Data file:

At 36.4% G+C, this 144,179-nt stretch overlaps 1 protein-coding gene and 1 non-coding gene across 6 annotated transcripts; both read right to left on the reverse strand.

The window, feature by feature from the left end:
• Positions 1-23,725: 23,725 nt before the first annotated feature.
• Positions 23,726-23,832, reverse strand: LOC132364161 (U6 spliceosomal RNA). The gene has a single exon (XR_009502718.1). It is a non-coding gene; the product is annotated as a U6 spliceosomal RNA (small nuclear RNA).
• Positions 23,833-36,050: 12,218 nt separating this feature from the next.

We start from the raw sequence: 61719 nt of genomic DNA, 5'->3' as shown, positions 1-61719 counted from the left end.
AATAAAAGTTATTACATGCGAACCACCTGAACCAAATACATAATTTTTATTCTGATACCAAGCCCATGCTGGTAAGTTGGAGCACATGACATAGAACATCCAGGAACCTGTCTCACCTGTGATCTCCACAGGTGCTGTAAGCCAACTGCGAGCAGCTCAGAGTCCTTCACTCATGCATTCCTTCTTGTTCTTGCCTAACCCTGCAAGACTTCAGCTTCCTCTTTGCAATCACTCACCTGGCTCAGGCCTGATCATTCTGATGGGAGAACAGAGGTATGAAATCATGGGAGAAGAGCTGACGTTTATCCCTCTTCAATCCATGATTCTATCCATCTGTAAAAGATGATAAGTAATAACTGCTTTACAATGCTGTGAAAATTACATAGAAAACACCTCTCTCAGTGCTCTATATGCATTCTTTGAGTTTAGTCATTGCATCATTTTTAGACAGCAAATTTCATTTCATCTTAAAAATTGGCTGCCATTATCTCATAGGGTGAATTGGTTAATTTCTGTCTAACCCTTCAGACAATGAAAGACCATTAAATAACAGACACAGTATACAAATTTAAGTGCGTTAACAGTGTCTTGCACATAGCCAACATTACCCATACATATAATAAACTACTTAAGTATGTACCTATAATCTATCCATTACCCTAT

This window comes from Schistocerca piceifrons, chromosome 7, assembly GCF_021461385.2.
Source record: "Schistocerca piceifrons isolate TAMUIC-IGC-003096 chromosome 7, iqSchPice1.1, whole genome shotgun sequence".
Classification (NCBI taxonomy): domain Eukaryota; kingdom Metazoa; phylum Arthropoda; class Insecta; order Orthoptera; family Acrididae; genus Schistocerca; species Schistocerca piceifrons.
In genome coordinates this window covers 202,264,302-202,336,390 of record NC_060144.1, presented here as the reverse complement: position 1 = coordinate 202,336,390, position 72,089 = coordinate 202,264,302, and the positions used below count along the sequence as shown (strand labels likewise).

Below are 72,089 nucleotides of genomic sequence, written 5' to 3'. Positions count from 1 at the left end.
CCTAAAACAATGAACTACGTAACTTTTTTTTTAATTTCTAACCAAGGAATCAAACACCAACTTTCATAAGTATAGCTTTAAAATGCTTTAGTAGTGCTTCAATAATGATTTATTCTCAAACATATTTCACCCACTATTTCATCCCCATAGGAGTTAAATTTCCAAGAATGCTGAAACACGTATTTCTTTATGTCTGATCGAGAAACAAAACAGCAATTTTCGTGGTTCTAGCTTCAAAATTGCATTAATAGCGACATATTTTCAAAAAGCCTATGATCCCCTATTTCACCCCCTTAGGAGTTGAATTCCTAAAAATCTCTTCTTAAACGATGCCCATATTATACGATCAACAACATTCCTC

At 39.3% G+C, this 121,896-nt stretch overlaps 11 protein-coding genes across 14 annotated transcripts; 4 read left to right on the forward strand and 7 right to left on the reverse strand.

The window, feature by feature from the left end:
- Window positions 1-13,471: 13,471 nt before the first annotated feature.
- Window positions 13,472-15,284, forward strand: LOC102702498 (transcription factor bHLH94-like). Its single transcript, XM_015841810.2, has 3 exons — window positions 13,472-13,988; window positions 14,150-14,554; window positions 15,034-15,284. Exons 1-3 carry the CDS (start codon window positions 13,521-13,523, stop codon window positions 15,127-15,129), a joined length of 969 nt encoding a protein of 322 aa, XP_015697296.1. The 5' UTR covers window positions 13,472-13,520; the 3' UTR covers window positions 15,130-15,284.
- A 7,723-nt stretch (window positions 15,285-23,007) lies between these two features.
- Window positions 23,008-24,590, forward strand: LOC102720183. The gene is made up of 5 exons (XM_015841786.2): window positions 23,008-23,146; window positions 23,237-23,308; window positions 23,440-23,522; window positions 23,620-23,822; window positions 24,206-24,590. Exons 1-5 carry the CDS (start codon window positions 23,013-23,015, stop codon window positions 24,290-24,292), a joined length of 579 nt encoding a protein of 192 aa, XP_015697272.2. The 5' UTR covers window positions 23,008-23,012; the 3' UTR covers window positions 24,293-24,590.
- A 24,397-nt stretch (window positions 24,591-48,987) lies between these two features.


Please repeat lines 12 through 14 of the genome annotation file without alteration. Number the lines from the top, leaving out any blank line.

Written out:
Below are 72,089 nucleotides of genomic sequence, written 5' to 3'. Positions count from 1 at the left end.
CCTAAAACAATGAACTACGTAACTTTTTTTTTAATTTCTAACCAAGGAATCAAACACCAACTTTCATAAGTATAGCTTTAAAATGCTTTAGTAGTGCTTCAATAATGATTTATTCTCAAACATATTTCACCCACTATTTCATCCCCATAGGAGTTAAATTTCCAAGAATGCTGAAACACGTATTTCTTTATGTCTGATCGAGAAACAAAACAGCAATTTTCGTGGTTCTAGCTTCAAAATTGCATTAATAGCGACATATTTTCAAAAAGCCTATGATCCCCTATTTCACCCCCTTAGGAGTTGAATTCCTAAAAATCTCTTCTTAAACGATGCCCATATTATACGATCAACAACATTCCTC

At 39.3% G+C, this 121,896-nt stretch overlaps 11 protein-coding genes across 14 annotated transcripts; 4 read left to right on the forward strand and 7 right to left on the reverse strand.